the persepolis tablets -- 5/9/23
Today's selection -- from Persians by Lloyd Llewellyn-Jones. Much of the history of Persia, including its bureaucratic bungling, is documented in one of the world’s most amazing archeological discoveries:
"From sites as wide apart as Aswan in Egypt to Bactra in Afghanistan, surviving administrative documents (in these cases written on clay, papyrus, wood, and strips of bone) testify to the tight administrative grip the Achaemenid kings had over their empire. Nothing was too trivial to be logged. The number of nails needed to repair a wooden boat in Upper Egypt or the fact that a plague of locusts meant that a mud-brick wall could not be built in Bactria -- each and every case was individually recorded, signed off, reported to the central administration in Persia, and methodically filed away.
"Discovered in the 1930s in the northern fortified walls of Persepolis and in the Treasury building that sits at the centre of the palace, some 30,000 tablets, whole and fragmentary, were unearthed by archaeologists. Known by their place of discovery as the Persepolis Fortification tablets (PFs) and the Persepolis Treasury tablets (PTs), these unique written documents are a snapshot of daily life in and around Fārs and eastern Elam. Altogether, the Persepolis texts record around 750 place names -- cities, towns and villages, provinces, and districts -- between Susa in Elam and Persepolis. Their focus was chiefly on distribution of foodstuffs, the management of flocks, and the provisioning of workers and travellers. The Fortification tablets were drafted between the thirteenth and the twenty-eighth regnal years of Darius I, i.e, from 509 to 494 BCE, while the Treasury tablets cover the thirtieth year of the reign of Darius I to the seventh year of the reign of King Artaxerxes I (i.e. 492-458 BCE). The Fortification tablets record the transportation of various food and drink commodities from one place to another, and also register the distribution of products to the 'workers' (Old Persian, kurtash) and to state officials, as well as fodder for livestock and poultry. The Treasury tablets record the issue of silver and foodstuffs to workmen of the royal economy in Persepolis and its suburbs. These magnificent collections of administrative tablets from Persepolis made up merely a tiny percentage of Achaemenid documentation which, sadly, has not survived to the present day.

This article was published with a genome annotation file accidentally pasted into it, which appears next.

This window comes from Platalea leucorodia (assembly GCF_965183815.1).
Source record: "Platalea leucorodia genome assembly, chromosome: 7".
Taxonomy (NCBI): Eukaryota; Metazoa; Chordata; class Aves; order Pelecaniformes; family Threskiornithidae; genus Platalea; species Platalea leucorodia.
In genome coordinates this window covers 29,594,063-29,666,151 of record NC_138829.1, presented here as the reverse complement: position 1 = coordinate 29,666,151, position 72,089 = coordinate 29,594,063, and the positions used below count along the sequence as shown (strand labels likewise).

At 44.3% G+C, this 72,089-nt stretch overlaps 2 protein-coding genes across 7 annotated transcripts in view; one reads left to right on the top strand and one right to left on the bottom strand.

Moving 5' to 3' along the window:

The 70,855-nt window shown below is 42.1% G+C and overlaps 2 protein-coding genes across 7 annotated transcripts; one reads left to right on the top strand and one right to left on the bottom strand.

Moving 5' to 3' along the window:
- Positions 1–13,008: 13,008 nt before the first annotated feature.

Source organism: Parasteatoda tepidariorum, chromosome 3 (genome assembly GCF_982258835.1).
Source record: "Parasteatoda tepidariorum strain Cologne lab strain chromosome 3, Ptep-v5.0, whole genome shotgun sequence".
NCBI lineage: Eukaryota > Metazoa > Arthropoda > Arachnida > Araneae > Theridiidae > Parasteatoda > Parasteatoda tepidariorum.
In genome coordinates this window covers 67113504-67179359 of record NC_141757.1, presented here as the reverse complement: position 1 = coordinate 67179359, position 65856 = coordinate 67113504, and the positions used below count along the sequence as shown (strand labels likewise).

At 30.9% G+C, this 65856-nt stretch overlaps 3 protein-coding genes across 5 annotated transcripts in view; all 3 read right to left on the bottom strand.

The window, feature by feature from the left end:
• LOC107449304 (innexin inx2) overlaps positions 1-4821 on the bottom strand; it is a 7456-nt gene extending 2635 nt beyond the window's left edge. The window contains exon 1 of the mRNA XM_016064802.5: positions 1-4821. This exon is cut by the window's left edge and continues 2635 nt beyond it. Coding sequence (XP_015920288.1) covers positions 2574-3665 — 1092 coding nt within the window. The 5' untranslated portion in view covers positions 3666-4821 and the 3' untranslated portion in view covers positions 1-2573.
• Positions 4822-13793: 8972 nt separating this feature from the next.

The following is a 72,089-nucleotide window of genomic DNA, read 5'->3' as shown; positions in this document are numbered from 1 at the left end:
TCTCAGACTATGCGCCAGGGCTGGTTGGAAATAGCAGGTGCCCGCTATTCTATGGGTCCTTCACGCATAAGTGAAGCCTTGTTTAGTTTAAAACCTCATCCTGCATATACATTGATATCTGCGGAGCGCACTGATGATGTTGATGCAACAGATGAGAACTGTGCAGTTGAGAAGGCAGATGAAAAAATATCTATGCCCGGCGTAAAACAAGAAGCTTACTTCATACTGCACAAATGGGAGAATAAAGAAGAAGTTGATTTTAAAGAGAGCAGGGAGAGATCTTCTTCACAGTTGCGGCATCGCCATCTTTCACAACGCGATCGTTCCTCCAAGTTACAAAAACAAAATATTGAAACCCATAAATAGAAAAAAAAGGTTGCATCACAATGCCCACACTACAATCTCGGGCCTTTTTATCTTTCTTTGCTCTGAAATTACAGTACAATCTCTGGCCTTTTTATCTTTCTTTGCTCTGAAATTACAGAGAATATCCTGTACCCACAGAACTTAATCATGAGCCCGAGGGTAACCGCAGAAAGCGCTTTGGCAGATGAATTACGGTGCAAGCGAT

"During Darius' reign, one courtier in particular stands head and shoulders above all others in respect of his role in the Achaemenid administration. We have met him already. His name was Parnakka. He was known, grandly, as a 'son of the royal house', that is to say, he was an Achaemenid prince, very probably an uncle to King Darius. He was the director of the civil service and the chief overseer of the entire Persepolis administrative system as well as of Fārs province more generally. He seems to have had free and open access to the king and was therefore a man of great authority. He is frequently cited in the Persepolis tablets receiving his orders directly from Darius. It was Parnakka's duty to oversee the distribution of foodstuffs and other goods from the royal storerooms, and it was he who conveyed the king's orders in writing.
"Working under Parnakka was a man named Zishshawish who was also responsible for recording and issuing rations. He sometimes deputised for Parnakka, but he was usually seen working alongside the royal prince as his chief aide. Between them, Parnakka and Zishshawish supervised numerous storeroom managers and rations operatives, as well as a whole range of officers in charge of provisions. These men looked after the departments of wine, beer, fruit, grain, livestock, poultry, and numerous other food and drink supplies. Parnakka and Zishshawish worked alongside the head scribe and his vast workforce of secretaries and translators; basic to the Persian administrative system was a highly trained civil service composed of men recruited on the principle of merit [all well-documented in the Persepolis tablets]."